The Wild Willingness of God | Christmas

/The Wild Willingness of God | Christmas

Welcome to the Yoga Church Sunday Sermons.

December 23rd, 2018

This week I’ve got a short sermon to help inspire your Christmas celebrations. However you’re spending the holidays this year, I wish you joy and ease.

The Wild Willingness of God

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I’ve had a ever shifting relationship with the holiday of Christmas throughout my life—maybe we all have to some degree. But last year, just after Christmas was over actually, something strange happened for me. As I was decompressing from the activities of the holiday I was struck with wonder by the story of the holiday. I don’t mean the academic, theological version. And I don’t mean the particularly American version. I mean the version that just showed up in my mind and heart as I was taking down my Christmas lights. I was struck with wonder over the vulnerability of God in the story.

Now, if you’ve been on this journey of spiritual search with me for any amount of time, then you know that I deeply believe in God. And you know that I have no idea what that last sentence really means. I believe that God is real—that we all have that of God within us. But I also believe that God is utterly unknowable Mystery. This is the paradox of my spirituality. I believe both things—deep in my body I believe both things. But it’s this paradox of belief that leads to my love of scripture I think. I love to read the ancient stories of people trying to figure out who and what God is. And in the vast corpus of stories about God, Christmas is a doozy. It’s the story of incarnation—which is a word I absolutely adore. It means embodiment in flesh. We are all incarnation. But the story of Christmas tells of a unique incarnation. It’s the embodiment of God in flesh.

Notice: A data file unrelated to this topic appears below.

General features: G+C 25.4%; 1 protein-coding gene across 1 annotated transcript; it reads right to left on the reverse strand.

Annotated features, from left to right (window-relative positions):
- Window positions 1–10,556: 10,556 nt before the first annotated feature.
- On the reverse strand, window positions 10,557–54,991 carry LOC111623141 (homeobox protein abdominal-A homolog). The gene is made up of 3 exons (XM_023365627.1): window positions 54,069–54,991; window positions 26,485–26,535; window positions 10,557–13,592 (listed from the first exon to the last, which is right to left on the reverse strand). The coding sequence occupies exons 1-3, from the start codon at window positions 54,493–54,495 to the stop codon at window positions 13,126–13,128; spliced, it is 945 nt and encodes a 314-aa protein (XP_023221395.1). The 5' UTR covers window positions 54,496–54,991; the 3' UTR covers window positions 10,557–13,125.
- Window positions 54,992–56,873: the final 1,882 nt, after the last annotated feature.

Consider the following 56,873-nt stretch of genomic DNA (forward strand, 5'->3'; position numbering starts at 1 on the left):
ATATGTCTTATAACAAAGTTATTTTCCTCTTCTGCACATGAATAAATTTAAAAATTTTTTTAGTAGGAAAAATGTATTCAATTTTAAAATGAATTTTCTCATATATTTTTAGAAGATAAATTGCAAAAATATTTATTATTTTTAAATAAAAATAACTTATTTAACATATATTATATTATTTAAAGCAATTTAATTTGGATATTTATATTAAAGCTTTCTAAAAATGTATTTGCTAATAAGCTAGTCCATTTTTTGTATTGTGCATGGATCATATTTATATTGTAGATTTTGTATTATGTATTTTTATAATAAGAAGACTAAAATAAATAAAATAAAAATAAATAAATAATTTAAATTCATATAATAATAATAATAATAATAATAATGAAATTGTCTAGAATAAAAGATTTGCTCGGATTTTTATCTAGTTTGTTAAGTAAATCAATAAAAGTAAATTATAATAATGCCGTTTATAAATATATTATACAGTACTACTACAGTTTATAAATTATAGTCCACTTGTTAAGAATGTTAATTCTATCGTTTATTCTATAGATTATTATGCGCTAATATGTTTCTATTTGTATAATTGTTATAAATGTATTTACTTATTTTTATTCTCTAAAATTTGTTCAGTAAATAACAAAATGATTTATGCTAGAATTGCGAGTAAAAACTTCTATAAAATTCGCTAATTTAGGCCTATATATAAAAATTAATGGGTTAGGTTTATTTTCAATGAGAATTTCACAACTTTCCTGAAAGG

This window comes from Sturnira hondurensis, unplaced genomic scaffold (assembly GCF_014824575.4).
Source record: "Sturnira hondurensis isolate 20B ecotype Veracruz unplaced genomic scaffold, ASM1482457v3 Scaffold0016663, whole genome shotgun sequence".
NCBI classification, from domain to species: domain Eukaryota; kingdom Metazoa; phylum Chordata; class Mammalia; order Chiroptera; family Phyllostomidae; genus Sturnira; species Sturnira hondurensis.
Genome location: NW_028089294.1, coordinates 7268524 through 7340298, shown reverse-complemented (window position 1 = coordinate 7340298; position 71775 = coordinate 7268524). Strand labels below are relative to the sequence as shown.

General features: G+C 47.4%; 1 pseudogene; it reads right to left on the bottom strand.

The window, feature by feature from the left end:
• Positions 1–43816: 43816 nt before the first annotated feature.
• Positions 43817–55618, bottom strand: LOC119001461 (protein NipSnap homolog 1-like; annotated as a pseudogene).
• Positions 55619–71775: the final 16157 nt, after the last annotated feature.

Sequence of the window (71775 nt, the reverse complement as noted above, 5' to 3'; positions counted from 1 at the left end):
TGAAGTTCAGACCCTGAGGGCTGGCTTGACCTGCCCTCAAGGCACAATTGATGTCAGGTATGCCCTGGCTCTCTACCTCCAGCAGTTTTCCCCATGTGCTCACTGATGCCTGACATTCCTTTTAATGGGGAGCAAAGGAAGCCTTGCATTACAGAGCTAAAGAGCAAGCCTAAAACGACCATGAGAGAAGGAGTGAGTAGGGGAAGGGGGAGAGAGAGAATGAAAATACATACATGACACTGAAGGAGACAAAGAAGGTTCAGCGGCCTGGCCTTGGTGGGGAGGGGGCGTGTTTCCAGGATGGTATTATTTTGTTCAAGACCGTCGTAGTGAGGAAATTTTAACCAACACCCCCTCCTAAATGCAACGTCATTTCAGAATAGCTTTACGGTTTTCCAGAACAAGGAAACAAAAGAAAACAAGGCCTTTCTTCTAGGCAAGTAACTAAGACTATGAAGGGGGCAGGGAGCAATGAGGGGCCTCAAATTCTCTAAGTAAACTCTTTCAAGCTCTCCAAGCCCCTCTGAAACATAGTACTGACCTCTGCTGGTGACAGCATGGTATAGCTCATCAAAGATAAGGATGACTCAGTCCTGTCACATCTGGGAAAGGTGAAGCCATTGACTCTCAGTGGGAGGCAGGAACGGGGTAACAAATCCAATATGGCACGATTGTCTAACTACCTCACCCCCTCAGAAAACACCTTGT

And this is the vulnerability that struck me. I know we see heaps of baby Jesus images this time of year, but I want to interrupt them. I want to turn toward the sheer wildness of the story. I mean why on earth would a supposedly all powerful God decide to incarnate as a helpless baby in a deeply impoverished family?

It’s an absolutely absurd choice. No one would make it. But the story isn’t designed to teach us about practicality. It’s a story we tell to remind ourselves that God is with us. And according to Mary—the mother of this unique incarnation—who said: “God has scattered the proud in the thoughts of their hearts. God has brought down the powerful from their thrones, and lifted up the lowly; God has filled the hungry with good things, and sent the rich away empty.” Christmas is also a story we tell in order to remind ourselves that God begs for an end to injustice. So much so that God made the absurd choice.

Christmas tells an absurd story. But it also tells an utterly human story. It describes something that happens everyday—the event of birth. But no matter how commonplace the event of birth may be, it’s always a wildly inspiring experience. Watching as new life arrives in the world gives one the sense of miracle. Of survival. Of hope. It gives us the sense that justice will prevail. The story of Christmas—the story of birth—the story of a unique incarnation—speaks of the wild willingness of God to take risk. Of the wild generosity of God to be vulnerable.